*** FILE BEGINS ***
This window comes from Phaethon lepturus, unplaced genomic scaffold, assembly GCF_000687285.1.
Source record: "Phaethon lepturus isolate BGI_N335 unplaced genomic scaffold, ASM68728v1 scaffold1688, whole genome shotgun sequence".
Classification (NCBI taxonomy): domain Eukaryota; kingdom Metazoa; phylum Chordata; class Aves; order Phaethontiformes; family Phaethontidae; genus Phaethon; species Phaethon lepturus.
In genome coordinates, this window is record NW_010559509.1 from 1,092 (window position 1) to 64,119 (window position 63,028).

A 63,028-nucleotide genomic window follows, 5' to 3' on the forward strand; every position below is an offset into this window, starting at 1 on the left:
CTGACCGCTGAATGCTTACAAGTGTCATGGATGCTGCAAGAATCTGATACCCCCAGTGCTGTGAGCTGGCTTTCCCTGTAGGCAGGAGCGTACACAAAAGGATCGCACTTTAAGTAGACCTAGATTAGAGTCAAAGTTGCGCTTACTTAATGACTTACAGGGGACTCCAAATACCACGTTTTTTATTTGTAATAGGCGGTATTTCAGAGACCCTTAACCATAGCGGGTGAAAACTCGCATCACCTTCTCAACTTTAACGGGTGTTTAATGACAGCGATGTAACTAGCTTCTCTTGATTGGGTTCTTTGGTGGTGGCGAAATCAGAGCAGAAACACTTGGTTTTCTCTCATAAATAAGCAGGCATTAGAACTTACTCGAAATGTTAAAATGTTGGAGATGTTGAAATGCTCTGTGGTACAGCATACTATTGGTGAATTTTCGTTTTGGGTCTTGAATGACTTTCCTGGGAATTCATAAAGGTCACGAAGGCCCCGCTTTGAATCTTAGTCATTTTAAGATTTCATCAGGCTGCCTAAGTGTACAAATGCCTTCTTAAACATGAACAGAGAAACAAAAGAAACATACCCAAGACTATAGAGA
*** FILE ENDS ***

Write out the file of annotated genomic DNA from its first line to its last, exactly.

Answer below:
This window comes from Phaethon lepturus, unplaced genomic scaffold, assembly GCF_000687285.1.
Source record: "Phaethon lepturus isolate BGI_N335 unplaced genomic scaffold, ASM68728v1 scaffold1688, whole genome shotgun sequence".
Classification (NCBI taxonomy): domain Eukaryota; kingdom Metazoa; phylum Chordata; class Aves; order Phaethontiformes; family Phaethontidae; genus Phaethon; species Phaethon lepturus.
In genome coordinates, this window is record NW_010559509.1 from 1,092 (window position 1) to 64,119 (window position 63,028).

A 63,028-nucleotide genomic window follows, 5' to 3' on the forward strand; every position below is an offset into this window, starting at 1 on the left:
CTGACCGCTGAATGCTTACAAGTGTCATGGATGCTGCAAGAATCTGATACCCCCAGTGCTGTGAGCTGGCTTTCCCTGTAGGCAGGAGCGTACACAAAAGGATCGCACTTTAAGTAGACCTAGATTAGAGTCAAAGTTGCGCTTACTTAATGACTTACAGGGGACTCCAAATACCACGTTTTTTATTTGTAATAGGCGGTATTTCAGAGACCCTTAACCATAGCGGGTGAAAACTCGCATCACCTTCTCAACTTTAACGGGTGTTTAATGACAGCGATGTAACTAGCTTCTCTTGATTGGGTTCTTTGGTGGTGGCGAAATCAGAGCAGAAACACTTGGTTTTCTCTCATAAATAAGCAGGCATTAGAACTTACTCGAAATGTTAAAATGTTGGAGATGTTGAAATGCTCTGTGGTACAGCATACTATTGGTGAATTTTCGTTTTGGGTCTTGAATGACTTTCCTGGGAATTCATAAAGGTCACGAAGGCCCCGCTTTGAATCTTAGTCATTTTAAGATTTCATCAGGCTGCCTAAGTGTACAAATGCCTTCTTAAACATGAACAGAGAAACAAAAGAAACATACCCAAGACTATAGAGA